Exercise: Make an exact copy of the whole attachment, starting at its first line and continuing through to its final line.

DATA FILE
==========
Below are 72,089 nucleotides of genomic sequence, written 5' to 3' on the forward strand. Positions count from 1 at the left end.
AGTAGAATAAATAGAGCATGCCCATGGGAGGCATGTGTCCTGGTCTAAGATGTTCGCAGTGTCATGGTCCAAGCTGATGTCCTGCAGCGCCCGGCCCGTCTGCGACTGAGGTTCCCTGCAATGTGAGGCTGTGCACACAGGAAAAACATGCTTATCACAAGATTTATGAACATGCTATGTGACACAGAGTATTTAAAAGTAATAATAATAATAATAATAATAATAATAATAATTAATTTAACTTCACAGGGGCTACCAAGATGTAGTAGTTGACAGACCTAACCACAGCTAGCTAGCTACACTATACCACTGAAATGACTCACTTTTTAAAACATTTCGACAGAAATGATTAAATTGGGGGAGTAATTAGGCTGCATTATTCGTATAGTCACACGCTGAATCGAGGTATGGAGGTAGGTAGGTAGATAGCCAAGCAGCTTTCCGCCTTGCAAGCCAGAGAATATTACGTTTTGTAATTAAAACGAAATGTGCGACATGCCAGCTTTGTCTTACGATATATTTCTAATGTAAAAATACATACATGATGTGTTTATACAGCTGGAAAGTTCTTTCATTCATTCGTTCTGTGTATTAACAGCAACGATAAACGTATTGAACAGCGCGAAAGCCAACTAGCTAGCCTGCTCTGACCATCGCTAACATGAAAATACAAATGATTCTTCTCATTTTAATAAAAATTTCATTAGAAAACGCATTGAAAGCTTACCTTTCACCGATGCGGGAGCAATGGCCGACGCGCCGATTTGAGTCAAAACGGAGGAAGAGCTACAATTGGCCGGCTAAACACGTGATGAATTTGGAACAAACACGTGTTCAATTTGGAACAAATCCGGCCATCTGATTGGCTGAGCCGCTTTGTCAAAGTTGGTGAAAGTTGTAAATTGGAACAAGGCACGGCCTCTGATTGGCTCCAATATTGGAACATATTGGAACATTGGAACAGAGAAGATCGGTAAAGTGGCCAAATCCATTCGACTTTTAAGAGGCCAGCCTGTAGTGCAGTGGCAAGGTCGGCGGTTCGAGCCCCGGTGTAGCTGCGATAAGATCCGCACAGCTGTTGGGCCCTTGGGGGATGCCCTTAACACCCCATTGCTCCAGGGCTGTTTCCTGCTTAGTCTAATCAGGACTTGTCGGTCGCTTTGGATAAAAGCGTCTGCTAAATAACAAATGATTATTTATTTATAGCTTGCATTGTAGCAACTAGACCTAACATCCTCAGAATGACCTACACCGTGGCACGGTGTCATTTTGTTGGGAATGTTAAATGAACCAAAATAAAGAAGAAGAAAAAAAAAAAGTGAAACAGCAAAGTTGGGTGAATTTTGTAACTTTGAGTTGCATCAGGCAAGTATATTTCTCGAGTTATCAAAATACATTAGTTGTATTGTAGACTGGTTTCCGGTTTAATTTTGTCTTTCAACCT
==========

Below are 72,089 nucleotides of genomic sequence, written 5' to 3' on the forward strand. Positions count from 1 at the left end.
AGTAGAATAAATAGAGCATGCCCATGGGAGGCATGTGTCCTGGTCTAAGATGTTCGCAGTGTCATGGTCCAAGCTGATGTCCTGCAGCGCCCGGCCCGTCTGCGACTGAGGTTCCCTGCAATGTGAGGCTGTGCACACAGGAAAAACATGCTTATCACAAGATTTATGAACATGCTATGTGACACAGAGTATTTAAAAGTAATAATAATAATAATAATAATAATAATAATAATTAATTTAACTTCACAGGGGCTACCAAGATGTAGTAGTTGACAGACCTAACCACAGCTAGCTAGCTACACTATACCACTGAAATGACTCACTTTTTAAAACATTTCGACAGAAATGATTAAATTGGGGGAGTAATTAGGCTGCATTATTCGTATAGTCACACGCTGAATCGAGGTATGGAGGTAGGTAGGTAGATAGCCAAGCAGCTTTCCGCCTTGCAAGCCAGAGAATATTACGTTTTGTAATTAAAACGAAATGTGCGACATGCCAGCTTTGTCTTACGATATATTTCTAATGTAAAAATACATACATGATGTGTTTATACAGCTGGAAAGTTCTTTCATTCATTCGTTCTGTGTATTAACAGCAACGATAAACGTATTGAACAGCGCGAAAGCCAACTAGCTAGCCTGCTCTGACCATCGCTAACATGAAAATACAAATGATTCTTCTCATTTTAATAAAAATTTCATTAGAAAACGCATTGAAAGCTTACCTTTCACCGATGCGGGAGCAATGGCCGACGCGCCGATTTGAGTCAAAACGGAGGAAGAGCTACAATTGGCCGGCTAAACACGTGATGAATTTGGAACAAACACGTGTTCAATTTGGAACAAATCCGGCCATCTGATTGGCTGAGCCGCTTTGTCAAAGTTGGTGAAAGTTGTAAATTGGAACAAGGCACGGCCTCTGATTGGCTCCAATATTGGAACATATTGGAACATTGGAACAGAGAAGATCGGTAAAGTGGCCAAATCCATTCGACTTTTAAGAGGCCAGCCTGTAGTGCAGTGGCAAGGTCGGCGGTTCGAGCCCCGGTGTAGCTGCGATAAGATCCGCACAGCTGTTGGGCCCTTGGGGGATGCCCTTAACACCCCATTGCTCCAGGGCTGTTTCCTGCTTAGTCTAATCAGGACTTGTCGGTCGCTTTGGATAAAAGCGTCTGCTAAATAACAAATGATTATTTATTTATAGCTTGCATTGTAGCAACTAGACCTAACATCCTCAGAATGACCTACACCGTGGCACGGTGTCATTTTGTTGGGAATGTTAAATGAACCAAAATAAAGAAGAAGAAAAAAAAAAAGTGAAACAGCAAAGTTGGGTGAATTTTGTAACTTTGAGTTGCATCAGGCAAGTATATTTCTCGAGTTATCAAAATACATTAGTTGTATTGTAGACTGGTTTCCGGTTTAATTTTGTCTTTCAACCT